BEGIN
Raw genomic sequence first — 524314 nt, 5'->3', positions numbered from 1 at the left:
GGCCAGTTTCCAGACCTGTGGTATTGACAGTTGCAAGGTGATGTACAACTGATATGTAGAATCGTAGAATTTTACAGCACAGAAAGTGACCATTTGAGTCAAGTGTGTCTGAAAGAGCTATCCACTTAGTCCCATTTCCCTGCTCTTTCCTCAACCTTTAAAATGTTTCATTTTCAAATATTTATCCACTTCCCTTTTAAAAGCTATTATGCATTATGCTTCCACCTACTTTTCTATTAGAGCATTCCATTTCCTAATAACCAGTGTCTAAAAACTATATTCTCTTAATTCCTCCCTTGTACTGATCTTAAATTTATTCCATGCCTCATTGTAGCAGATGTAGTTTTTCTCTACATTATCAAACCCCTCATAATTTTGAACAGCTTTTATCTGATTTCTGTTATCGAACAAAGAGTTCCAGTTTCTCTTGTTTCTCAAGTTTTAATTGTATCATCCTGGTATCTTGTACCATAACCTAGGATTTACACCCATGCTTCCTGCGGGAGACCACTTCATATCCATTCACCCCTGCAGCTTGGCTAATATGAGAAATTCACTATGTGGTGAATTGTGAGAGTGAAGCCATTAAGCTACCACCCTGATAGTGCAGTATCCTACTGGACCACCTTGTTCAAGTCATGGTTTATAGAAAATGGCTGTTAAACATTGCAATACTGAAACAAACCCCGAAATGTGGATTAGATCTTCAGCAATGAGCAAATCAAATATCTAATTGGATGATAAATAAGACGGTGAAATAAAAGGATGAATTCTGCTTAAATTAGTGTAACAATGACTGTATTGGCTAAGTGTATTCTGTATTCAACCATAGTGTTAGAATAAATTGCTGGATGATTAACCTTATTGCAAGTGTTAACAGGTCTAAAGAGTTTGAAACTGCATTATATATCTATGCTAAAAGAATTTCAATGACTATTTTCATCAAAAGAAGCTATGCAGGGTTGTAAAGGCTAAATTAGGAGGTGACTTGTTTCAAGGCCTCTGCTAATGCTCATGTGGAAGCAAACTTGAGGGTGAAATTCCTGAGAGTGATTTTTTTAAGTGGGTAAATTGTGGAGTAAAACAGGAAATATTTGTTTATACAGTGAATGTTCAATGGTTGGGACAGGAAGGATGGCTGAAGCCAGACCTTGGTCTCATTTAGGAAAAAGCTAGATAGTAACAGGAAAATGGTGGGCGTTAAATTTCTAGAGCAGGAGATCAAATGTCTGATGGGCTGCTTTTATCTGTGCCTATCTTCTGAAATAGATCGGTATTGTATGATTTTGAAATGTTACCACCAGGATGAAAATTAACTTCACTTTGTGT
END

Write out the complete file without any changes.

Raw genomic sequence first — 524314 nt, 5'->3', positions numbered from 1 at the left:
GGCCAGTTTCCAGACCTGTGGTATTGACAGTTGCAAGGTGATGTACAACTGATATGTAGAATCGTAGAATTTTACAGCACAGAAAGTGACCATTTGAGTCAAGTGTGTCTGAAAGAGCTATCCACTTAGTCCCATTTCCCTGCTCTTTCCTCAACCTTTAAAATGTTTCATTTTCAAATATTTATCCACTTCCCTTTTAAAAGCTATTATGCATTATGCTTCCACCTACTTTTCTATTAGAGCATTCCATTTCCTAATAACCAGTGTCTAAAAACTATATTCTCTTAATTCCTCCCTTGTACTGATCTTAAATTTATTCCATGCCTCATTGTAGCAGATGTAGTTTTTCTCTACATTATCAAACCCCTCATAATTTTGAACAGCTTTTATCTGATTTCTGTTATCGAACAAAGAGTTCCAGTTTCTCTTGTTTCTCAAGTTTTAATTGTATCATCCTGGTATCTTGTACCATAACCTAGGATTTACACCCATGCTTCCTGCGGGAGACCACTTCATATCCATTCACCCCTGCAGCTTGGCTAATATGAGAAATTCACTATGTGGTGAATTGTGAGAGTGAAGCCATTAAGCTACCACCCTGATAGTGCAGTATCCTACTGGACCACCTTGTTCAAGTCATGGTTTATAGAAAATGGCTGTTAAACATTGCAATACTGAAACAAACCCCGAAATGTGGATTAGATCTTCAGCAATGAGCAAATCAAATATCTAATTGGATGATAAATAAGACGGTGAAATAAAAGGATGAATTCTGCTTAAATTAGTGTAACAATGACTGTATTGGCTAAGTGTATTCTGTATTCAACCATAGTGTTAGAATAAATTGCTGGATGATTAACCTTATTGCAAGTGTTAACAGGTCTAAAGAGTTTGAAACTGCATTATATATCTATGCTAAAAGAATTTCAATGACTATTTTCATCAAAAGAAGCTATGCAGGGTTGTAAAGGCTAAATTAGGAGGTGACTTGTTTCAAGGCCTCTGCTAATGCTCATGTGGAAGCAAACTTGAGGGTGAAATTCCTGAGAGTGATTTTTTTAAGTGGGTAAATTGTGGAGTAAAACAGGAAATATTTGTTTATACAGTGAATGTTCAATGGTTGGGACAGGAAGGATGGCTGAAGCCAGACCTTGGTCTCATTTAGGAAAAAGCTAGATAGTAACAGGAAAATGGTGGGCGTTAAATTTCTAGAGCAGGAGATCAAATGTCTGATGGGCTGCTTTTATCTGTGCCTATCTTCTGAAATAGATCGGTATTGTATGATTTTGAAATGTTACCACCAGGATGAAAATTAACTTCACTTTGTGT